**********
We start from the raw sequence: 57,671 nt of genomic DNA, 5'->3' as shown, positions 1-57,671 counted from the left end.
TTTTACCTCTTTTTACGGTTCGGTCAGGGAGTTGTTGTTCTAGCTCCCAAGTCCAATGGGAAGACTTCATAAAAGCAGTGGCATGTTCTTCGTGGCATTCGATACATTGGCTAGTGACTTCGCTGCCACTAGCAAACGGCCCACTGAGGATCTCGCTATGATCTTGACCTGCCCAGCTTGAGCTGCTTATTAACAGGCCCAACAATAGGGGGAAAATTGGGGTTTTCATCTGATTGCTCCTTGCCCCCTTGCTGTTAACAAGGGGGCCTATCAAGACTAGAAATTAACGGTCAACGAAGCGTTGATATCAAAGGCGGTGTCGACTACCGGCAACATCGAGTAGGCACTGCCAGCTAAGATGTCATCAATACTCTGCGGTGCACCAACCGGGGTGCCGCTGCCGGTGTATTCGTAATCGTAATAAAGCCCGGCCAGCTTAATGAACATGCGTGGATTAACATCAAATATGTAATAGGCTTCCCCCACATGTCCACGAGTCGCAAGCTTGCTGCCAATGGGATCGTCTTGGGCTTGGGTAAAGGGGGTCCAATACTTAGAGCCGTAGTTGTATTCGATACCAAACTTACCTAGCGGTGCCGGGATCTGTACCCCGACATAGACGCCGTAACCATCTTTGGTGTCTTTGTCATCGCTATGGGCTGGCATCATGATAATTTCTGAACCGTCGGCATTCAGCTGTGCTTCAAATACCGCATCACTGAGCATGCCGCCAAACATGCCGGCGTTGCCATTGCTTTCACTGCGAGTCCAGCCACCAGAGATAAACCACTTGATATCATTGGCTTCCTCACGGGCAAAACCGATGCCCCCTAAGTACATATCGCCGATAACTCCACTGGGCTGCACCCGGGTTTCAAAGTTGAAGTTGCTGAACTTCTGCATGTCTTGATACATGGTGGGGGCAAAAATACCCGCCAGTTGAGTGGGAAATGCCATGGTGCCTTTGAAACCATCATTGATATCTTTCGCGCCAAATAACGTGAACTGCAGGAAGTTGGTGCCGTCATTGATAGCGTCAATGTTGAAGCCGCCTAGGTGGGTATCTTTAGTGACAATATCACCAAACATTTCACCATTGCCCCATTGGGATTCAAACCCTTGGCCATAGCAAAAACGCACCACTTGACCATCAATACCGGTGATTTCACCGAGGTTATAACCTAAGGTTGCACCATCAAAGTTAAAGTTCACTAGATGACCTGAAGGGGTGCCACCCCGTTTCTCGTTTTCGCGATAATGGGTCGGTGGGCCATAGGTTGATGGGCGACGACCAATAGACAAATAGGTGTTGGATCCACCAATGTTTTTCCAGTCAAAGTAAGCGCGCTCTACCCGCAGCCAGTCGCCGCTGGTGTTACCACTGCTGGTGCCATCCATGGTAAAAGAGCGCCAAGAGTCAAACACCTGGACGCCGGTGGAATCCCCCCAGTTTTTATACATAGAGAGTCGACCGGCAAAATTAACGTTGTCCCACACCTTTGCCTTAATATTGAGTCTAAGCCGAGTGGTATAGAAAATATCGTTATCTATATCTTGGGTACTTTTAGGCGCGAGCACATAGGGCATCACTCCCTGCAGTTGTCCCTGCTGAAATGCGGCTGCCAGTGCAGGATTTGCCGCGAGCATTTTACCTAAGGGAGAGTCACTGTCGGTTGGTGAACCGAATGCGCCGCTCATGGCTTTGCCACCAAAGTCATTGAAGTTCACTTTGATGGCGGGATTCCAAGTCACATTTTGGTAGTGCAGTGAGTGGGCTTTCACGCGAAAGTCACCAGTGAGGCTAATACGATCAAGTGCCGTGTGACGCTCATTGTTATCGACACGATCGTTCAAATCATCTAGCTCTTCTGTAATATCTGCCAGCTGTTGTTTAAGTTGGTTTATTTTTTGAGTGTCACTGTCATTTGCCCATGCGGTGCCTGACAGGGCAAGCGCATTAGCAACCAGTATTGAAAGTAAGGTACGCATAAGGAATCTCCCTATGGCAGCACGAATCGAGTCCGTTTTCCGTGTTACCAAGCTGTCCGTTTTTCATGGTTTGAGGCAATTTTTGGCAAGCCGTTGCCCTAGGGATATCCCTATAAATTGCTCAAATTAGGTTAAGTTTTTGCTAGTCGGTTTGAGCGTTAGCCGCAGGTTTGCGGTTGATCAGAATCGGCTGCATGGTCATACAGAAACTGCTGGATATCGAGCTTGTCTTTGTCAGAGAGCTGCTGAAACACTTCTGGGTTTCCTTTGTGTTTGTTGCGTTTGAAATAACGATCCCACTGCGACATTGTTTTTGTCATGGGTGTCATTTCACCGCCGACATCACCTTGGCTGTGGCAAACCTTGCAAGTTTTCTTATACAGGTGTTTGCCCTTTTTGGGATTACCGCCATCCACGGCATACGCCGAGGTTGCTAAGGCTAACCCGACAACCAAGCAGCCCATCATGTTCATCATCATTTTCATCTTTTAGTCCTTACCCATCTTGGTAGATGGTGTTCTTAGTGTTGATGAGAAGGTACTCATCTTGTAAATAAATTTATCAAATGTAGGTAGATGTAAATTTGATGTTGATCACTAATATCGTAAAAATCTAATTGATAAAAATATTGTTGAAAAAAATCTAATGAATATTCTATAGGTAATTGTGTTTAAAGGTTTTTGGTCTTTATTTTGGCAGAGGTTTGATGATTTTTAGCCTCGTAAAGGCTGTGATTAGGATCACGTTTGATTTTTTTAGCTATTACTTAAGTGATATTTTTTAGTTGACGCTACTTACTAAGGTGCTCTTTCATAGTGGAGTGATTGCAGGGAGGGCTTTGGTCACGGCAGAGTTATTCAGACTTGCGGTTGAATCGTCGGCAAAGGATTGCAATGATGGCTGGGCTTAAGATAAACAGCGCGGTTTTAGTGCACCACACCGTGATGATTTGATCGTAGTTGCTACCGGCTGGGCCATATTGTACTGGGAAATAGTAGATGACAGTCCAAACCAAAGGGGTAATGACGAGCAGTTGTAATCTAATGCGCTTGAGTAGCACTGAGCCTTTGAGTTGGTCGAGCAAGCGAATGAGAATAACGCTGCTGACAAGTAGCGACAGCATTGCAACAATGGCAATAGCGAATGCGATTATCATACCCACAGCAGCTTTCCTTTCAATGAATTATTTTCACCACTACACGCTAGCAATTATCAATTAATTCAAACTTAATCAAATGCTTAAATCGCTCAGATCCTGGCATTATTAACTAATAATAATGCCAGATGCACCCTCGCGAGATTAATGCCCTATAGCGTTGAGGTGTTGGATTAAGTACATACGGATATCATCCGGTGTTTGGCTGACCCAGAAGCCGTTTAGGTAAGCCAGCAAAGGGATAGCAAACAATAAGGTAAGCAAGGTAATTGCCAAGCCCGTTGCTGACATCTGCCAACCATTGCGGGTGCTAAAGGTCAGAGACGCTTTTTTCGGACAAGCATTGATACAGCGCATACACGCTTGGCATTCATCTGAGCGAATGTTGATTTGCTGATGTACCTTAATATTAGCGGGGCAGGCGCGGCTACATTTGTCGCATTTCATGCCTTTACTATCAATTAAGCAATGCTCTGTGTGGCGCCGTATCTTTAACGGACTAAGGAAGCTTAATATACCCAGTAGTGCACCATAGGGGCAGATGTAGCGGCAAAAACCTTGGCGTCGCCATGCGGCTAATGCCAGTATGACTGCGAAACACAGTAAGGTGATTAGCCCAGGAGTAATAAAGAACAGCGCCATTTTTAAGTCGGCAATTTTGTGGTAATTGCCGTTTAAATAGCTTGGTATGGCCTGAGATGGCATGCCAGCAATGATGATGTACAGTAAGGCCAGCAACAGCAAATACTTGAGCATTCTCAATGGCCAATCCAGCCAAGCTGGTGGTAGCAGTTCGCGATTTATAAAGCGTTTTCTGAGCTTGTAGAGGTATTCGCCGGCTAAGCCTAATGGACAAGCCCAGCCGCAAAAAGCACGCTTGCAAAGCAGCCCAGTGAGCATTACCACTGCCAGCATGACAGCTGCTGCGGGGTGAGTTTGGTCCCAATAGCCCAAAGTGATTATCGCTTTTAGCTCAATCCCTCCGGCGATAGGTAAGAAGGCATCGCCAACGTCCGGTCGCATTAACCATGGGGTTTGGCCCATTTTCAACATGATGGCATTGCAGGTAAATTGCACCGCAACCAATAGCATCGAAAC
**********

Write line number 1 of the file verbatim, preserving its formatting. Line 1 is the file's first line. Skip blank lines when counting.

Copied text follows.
We start from the raw sequence: 57,671 nt of genomic DNA, 5'->3' as shown, positions 1-57,671 counted from the left end.